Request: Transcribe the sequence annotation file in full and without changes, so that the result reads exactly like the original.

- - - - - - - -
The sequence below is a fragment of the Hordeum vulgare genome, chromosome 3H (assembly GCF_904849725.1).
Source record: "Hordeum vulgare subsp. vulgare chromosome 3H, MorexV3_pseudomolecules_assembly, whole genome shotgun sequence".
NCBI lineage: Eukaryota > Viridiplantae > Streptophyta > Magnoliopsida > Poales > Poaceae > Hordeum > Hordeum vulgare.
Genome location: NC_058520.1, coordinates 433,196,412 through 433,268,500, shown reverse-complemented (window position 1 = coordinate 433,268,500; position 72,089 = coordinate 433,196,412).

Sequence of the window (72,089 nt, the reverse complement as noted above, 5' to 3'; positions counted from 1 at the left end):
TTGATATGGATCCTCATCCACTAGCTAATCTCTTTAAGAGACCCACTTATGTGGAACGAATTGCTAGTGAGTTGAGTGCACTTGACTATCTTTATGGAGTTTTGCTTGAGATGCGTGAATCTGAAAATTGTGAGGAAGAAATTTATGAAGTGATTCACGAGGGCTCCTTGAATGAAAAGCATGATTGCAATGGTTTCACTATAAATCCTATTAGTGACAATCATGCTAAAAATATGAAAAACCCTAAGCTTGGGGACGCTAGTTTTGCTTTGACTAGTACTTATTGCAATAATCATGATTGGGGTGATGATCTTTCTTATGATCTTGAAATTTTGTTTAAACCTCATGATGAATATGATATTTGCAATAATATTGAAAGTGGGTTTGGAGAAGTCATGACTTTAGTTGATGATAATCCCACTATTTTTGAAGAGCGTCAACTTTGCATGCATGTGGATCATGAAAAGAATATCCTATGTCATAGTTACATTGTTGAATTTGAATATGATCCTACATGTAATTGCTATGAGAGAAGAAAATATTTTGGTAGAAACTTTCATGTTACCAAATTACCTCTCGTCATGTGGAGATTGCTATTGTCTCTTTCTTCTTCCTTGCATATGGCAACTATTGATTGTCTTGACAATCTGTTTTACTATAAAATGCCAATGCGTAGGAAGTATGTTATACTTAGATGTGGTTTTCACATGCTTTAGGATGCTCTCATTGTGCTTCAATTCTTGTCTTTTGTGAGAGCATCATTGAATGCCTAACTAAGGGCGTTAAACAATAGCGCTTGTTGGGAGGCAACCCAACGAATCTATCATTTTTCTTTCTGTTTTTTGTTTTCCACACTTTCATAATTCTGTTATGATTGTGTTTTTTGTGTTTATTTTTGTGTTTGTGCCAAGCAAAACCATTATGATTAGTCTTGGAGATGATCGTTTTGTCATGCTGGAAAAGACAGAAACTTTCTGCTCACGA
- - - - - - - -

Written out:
The sequence below is a fragment of the Hordeum vulgare genome, chromosome 3H (assembly GCF_904849725.1).
Source record: "Hordeum vulgare subsp. vulgare chromosome 3H, MorexV3_pseudomolecules_assembly, whole genome shotgun sequence".
NCBI lineage: Eukaryota > Viridiplantae > Streptophyta > Magnoliopsida > Poales > Poaceae > Hordeum > Hordeum vulgare.
Genome location: NC_058520.1, coordinates 433,196,412 through 433,268,500, shown reverse-complemented (window position 1 = coordinate 433,268,500; position 72,089 = coordinate 433,196,412).

Sequence of the window (72,089 nt, the reverse complement as noted above, 5' to 3'; positions counted from 1 at the left end):
TTGATATGGATCCTCATCCACTAGCTAATCTCTTTAAGAGACCCACTTATGTGGAACGAATTGCTAGTGAGTTGAGTGCACTTGACTATCTTTATGGAGTTTTGCTTGAGATGCGTGAATCTGAAAATTGTGAGGAAGAAATTTATGAAGTGATTCACGAGGGCTCCTTGAATGAAAAGCATGATTGCAATGGTTTCACTATAAATCCTATTAGTGACAATCATGCTAAAAATATGAAAAACCCTAAGCTTGGGGACGCTAGTTTTGCTTTGACTAGTACTTATTGCAATAATCATGATTGGGGTGATGATCTTTCTTATGATCTTGAAATTTTGTTTAAACCTCATGATGAATATGATATTTGCAATAATATTGAAAGTGGGTTTGGAGAAGTCATGACTTTAGTTGATGATAATCCCACTATTTTTGAAGAGCGTCAACTTTGCATGCATGTGGATCATGAAAAGAATATCCTATGTCATAGTTACATTGTTGAATTTGAATATGATCCTACATGTAATTGCTATGAGAGAAGAAAATATTTTGGTAGAAACTTTCATGTTACCAAATTACCTCTCGTCATGTGGAGATTGCTATTGTCTCTTTCTTCTTCCTTGCATATGGCAACTATTGATTGTCTTGACAATCTGTTTTACTATAAAATGCCAATGCGTAGGAAGTATGTTATACTTAGATGTGGTTTTCACATGCTTTAGGATGCTCTCATTGTGCTTCAATTCTTGTCTTTTGTGAGAGCATCATTGAATGCCTAACTAAGGGCGTTAAACAATAGCGCTTGTTGGGAGGCAACCCAACGAATCTATCATTTTTCTTTCTGTTTTTTGTTTTCCACACTTTCATAATTCTGTTATGATTGTGTTTTTTGTGTTTATTTTTGTGTTTGTGCCAAGCAAAACCATTATGATTAGTCTTGGAGATGATCGTTTTGTCATGCTGGAAAAGACAGAAACTTTCTGCTCACGA